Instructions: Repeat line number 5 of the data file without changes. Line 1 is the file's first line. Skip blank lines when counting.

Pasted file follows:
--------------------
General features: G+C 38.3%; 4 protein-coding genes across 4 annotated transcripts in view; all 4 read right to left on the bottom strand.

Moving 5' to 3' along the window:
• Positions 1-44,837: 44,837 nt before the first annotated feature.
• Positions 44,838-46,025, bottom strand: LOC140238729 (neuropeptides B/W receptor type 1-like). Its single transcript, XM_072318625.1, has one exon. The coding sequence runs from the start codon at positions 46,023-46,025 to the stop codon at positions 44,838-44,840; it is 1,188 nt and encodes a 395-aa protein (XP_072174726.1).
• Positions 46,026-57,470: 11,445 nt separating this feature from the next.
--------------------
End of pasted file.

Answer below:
• Positions 46,026-57,470: 11,445 nt separating this feature from the next.